Two stars, read in September 2017.
Will possibly downgrade to one star after I think more about it.
This was not an enjoyable experience and upon finishing, I felt like I should apologize to myself for forcing me through the whole thing. One thousand pages of farming, 19th-century Russian politics, and petty, jealous, self-absorbed characters who create and exacerbate their own problems by being petty, jealous, and self-absorbed. I disliked them all, including Anna, and I don’t even know why the book bears her name as she plays no more significant a role than anyone else. Last night I found a text I’d sent myself toward the beginning, summarizing my thoughts at that point:
Levin looks on himself with reverence. Anna is melodramatic and not very kind. Karenin is a religious/societal convention fanatic. I don’t know yet what Vronsky is but I’m sure it’s not very admirable. Dolly’s story is just sad. Don’t know about Kitty yet, she shows promise.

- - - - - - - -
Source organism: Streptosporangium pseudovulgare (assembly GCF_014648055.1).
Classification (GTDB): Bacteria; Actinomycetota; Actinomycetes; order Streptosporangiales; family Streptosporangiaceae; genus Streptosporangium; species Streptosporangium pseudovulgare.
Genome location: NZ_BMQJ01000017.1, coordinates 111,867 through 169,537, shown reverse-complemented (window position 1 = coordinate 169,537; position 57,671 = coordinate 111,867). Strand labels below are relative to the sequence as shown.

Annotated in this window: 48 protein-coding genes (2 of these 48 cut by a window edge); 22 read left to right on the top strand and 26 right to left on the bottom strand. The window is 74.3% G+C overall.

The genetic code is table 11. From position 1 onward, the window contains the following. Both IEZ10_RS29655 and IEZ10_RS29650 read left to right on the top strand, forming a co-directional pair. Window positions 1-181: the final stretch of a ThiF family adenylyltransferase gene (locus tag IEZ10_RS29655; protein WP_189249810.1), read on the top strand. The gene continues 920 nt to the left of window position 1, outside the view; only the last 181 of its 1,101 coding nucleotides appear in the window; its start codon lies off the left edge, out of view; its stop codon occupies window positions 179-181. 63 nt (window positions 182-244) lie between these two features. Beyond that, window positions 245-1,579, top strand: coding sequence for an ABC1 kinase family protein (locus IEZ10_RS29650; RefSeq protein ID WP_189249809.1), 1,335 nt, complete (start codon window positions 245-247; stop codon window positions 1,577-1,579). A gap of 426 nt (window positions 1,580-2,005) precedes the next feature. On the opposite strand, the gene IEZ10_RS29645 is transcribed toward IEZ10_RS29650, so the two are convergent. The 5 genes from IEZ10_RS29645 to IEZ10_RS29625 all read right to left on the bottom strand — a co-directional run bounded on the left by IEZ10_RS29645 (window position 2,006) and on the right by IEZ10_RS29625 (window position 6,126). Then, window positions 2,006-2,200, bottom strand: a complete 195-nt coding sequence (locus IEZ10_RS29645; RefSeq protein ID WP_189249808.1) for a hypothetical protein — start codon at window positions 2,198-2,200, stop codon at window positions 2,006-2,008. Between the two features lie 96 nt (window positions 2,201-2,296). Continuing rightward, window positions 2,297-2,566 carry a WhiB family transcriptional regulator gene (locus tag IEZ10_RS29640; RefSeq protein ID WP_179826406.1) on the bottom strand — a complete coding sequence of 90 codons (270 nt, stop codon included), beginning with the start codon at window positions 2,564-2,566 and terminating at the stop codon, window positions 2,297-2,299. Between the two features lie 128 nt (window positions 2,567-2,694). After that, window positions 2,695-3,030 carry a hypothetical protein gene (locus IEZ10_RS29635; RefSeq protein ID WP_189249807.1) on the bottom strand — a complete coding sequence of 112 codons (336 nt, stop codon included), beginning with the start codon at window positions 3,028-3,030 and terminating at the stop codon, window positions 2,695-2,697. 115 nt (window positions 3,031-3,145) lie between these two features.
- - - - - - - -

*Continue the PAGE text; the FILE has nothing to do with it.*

I love the classics, as a group. I’ve read many of them, I own many of them, and I have always planned to continue reading them throughout my life. But there are some whose importance completely escapes me, and this is one of them. I genuinely have no idea what people are getting out of this book. Anna is so irrational and self-absorbed I actually wonder if she’s meant to have a mental illness, like bipolar disorder. Levin is an intensely thoughtful person, but not very self-aware for all his introspection, fairly obtuse, and judgmental and self-righteous in the way Christians tend to be (especially in more recent centuries). All the other characters are just variations on these themes, to different degrees and with insignificant results. None of them learn anything or grow; in the entire book, only a few things happen, and everything else is tedious filler. If I hadn’t been listening to the audio, on 1.4x normal speed and with work to occupy my hands while I listened, I would have thrown it across the room and never finished.